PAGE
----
Warren County nature preserve expansion shelved for upscale treatment-center plan

A Warren County zoning board met last week to decide whether to permit a 120-acre former children’s camp property along the banks of the Little Miami River to be redeveloped as an upscale, in-patient drug-treatment facility.

The former Kings Domain camp was to become part of the Fort Ancient Earthworks and Nature Preserve until the owner of the property — purchased after the camp’s bankruptcy — declined to join efforts to buy it to enlarge the Fort Ancient footprint.

Acquisition of the former camp site also was to strengthen the state’s bid to get Fort Ancient and other Ohio parks featuring Native American culture added to the United Nations’ list of World Heritage Sites.

Last September, the Warren County Board of Commissioners passed a resolution supporting the Ohio History Connection’s application for a state grant to help pay for at least part of the former camp property to be added to Fort Ancient’s 764-acre site, across Ohio 350 from the former camp land.

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“We did not submit an application for the state grant that you reference because the property owner didn’t want to move forward as a grant partner. Since this property is privately owned, we are limited in our ability to make decisions on the land,” Emmy Beach, an assistant director of the Ohio History Connection said in response to questions about the status of the Fort Ancient expansion plan.

“We’re aware of the treatment center’s interest in this property. What’s most important to us is the preservation, protection and continued conservation of Fort Ancient and the historic viewshed of the site,” Beach added.

Last week, property owner Steve Cesler said he would discuss his decision to back the treatment center, which faced opposition from residents and the Salvation Army camp, which owns a neighboring camp, youths and residents, after the zoning board “makes their decision.”

Cesler, who had been on the Kings Domain Camp board, purchased the property through a limited liability corporation for $1.2 million at sheriff’s sale in September 2018.

On May 12, Cesler was the last witness called by the lawyer representing the Cedar Oaks Wellness Center proposal during the Warren County Board of Zoning Appeals public hearing on the proposal. More than 70 people attended the 4 1/2 hour hearing, most via teleconference.

The Warren County Regional Planning Commission recommended conditional approval.

Zoning Inspector Michelle Tegtmeier said the project qualified for the special-use permit.

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Lawyer Ben Yoder called partners in the project and hired consultants to explain why the center, offering a range of in-patient treatments for drug, alcohol and tobacco addictions to up to 90 people when completed, should be approved.

Some camp structures would be used, with new buildings to be constructed on the ridge-top area of the property.

The presentation referred to a recent study calling for additional treatment options in Warren County. Patients would be voluntary admissions, rather than court-ordered cases, and could come from all over the U.S., according to CEO Ted Paarlberg.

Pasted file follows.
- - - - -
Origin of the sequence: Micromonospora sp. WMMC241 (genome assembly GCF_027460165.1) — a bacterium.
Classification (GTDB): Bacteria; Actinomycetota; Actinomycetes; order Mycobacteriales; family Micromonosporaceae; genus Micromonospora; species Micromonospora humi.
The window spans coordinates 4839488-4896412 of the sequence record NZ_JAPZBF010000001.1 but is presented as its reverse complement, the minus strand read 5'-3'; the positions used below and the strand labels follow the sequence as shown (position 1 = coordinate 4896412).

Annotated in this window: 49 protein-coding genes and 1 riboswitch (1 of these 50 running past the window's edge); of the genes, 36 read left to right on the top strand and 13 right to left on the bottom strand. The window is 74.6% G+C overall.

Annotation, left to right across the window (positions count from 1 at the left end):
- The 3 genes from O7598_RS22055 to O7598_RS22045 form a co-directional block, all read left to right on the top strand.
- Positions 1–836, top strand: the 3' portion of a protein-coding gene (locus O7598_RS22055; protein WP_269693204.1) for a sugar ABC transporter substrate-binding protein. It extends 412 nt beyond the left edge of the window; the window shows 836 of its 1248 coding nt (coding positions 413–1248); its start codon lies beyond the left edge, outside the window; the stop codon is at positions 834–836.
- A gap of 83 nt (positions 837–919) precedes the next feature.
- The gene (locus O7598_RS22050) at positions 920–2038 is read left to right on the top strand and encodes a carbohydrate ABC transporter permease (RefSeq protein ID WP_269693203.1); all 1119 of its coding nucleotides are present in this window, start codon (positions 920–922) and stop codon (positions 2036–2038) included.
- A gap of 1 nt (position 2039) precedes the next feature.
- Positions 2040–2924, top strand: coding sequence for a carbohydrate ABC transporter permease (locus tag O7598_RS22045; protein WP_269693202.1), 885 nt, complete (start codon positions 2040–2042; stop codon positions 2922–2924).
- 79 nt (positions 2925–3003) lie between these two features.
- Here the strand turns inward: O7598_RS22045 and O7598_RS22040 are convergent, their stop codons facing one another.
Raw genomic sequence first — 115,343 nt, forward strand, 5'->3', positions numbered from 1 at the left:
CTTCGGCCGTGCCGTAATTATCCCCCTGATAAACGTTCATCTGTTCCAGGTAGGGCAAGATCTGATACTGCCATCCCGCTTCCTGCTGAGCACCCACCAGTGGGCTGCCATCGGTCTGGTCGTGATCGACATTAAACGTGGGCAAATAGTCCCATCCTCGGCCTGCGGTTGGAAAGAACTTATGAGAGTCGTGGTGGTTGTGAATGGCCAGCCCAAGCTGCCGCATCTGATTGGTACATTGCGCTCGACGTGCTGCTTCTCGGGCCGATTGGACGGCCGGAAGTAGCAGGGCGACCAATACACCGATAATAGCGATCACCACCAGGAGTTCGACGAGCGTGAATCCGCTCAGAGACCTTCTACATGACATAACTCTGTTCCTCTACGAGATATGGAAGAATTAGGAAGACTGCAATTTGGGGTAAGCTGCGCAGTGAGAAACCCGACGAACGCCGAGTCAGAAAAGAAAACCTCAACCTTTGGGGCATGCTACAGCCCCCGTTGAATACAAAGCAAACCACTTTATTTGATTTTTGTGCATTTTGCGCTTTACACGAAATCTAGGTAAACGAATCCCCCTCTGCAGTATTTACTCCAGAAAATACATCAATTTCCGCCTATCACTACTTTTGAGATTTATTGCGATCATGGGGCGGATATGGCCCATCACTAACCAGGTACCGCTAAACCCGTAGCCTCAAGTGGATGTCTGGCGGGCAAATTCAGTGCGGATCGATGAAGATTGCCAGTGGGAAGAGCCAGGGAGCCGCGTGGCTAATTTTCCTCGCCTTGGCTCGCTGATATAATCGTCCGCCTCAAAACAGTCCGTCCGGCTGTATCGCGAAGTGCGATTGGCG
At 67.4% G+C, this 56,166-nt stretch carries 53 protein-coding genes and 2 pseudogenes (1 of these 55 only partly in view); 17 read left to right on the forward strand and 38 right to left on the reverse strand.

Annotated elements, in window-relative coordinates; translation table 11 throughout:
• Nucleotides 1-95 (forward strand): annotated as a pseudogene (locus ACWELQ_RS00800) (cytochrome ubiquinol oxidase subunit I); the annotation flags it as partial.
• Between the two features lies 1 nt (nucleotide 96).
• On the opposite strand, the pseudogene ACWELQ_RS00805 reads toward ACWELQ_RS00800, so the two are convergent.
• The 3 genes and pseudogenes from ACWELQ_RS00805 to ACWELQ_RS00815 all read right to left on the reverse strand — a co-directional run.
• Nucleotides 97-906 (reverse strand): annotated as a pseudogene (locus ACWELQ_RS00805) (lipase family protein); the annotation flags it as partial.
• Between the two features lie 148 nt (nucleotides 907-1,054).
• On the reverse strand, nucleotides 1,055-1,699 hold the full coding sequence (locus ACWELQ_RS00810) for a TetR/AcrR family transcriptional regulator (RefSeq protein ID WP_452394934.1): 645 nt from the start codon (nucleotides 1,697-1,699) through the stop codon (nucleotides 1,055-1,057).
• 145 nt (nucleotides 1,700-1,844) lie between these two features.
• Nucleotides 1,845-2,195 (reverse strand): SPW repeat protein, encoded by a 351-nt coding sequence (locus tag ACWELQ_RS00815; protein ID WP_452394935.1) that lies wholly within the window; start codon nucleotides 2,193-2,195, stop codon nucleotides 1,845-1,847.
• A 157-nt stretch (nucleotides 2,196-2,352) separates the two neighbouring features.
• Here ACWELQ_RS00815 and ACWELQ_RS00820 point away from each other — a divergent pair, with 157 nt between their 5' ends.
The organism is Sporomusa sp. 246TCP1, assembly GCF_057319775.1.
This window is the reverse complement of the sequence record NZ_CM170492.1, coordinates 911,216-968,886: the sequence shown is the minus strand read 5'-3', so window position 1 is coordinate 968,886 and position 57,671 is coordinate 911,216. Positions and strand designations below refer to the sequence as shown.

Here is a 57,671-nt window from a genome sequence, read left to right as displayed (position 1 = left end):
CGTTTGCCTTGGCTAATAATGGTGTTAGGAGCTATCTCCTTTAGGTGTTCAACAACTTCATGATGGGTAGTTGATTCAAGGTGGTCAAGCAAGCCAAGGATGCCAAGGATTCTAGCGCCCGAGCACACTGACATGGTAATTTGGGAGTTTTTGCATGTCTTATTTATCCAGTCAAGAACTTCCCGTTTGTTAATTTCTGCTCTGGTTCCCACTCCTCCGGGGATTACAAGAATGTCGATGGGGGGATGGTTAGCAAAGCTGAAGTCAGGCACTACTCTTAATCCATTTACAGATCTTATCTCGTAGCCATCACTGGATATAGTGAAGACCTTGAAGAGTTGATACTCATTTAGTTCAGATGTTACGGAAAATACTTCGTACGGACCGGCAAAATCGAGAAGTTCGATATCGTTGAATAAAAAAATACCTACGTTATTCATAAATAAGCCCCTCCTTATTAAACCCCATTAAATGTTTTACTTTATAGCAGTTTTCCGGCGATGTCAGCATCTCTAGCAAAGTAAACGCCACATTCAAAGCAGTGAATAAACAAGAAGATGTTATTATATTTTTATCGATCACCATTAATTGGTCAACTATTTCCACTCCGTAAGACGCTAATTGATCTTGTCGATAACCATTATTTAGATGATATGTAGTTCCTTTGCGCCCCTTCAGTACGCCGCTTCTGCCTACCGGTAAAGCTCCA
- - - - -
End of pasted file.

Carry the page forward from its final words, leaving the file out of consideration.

“It is very positive that this property is going to be so used,” said Steve Tufts, pastor of the nearby Silver Grove Baptist Church. “I could not imagine a better usage.”

Traffic and noise would be less than when it was gpt a children’s camp, according to the Cedar Oaks presentation.

The land is zoned for use as residences with 5 acres or more. The county plan calls the land’s use as a park, for recreation or as open space. Much of the land would remain as open space under the Cedar Oaks plan and expansion would require another county review.

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In opposition, Lawyer Bill Duning called two members of the regional advisory board for Salvation Army Camp Swoneky, another neighbor of the former Kings Domain.

They said Cedar Oaks should be built elsewhere and expressed concern Cedar Oaks patients could come into contact with under-privileged youths at Camp Swoneky.

“They come to camp to get away from these kind of disturbances,” said Michael Vandelkamp, an architect and member of the Salvation Army’s regional advisory board.

Duning urged the board to deny the special use and presented a list of conditions under which it could be approved, including a fenced berm around the entire 4,054 feet in which the two properties share a property line and prohibition of sex offenders or court-ordered participants.

Duning claimed state law barred the location of a center providing medically assisted treatment so close to the children’s camp.

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Residents raised questions about proximity to addicts, safety, property values, traffic and the effect on the rural character of the area.

“Treat our community with a little respect. Put this somewhere else,” said Amber Kirby, who lives nearby.

Yoder said Duning was wrong about state regulations for medically assisted treatment locations. He called comments by residents like Kirby “red herrings” because they lived too far from the development site to have standing under the law.

“We’re five months into this,” Yoder said during the May 12 hearing, urging quick approval by the zoning board. “To agree to their conditions is tantamount to a denial.”

The board adjourned the hearing and deliberated in private on Tuesday. A decision is to be announced on June 10.

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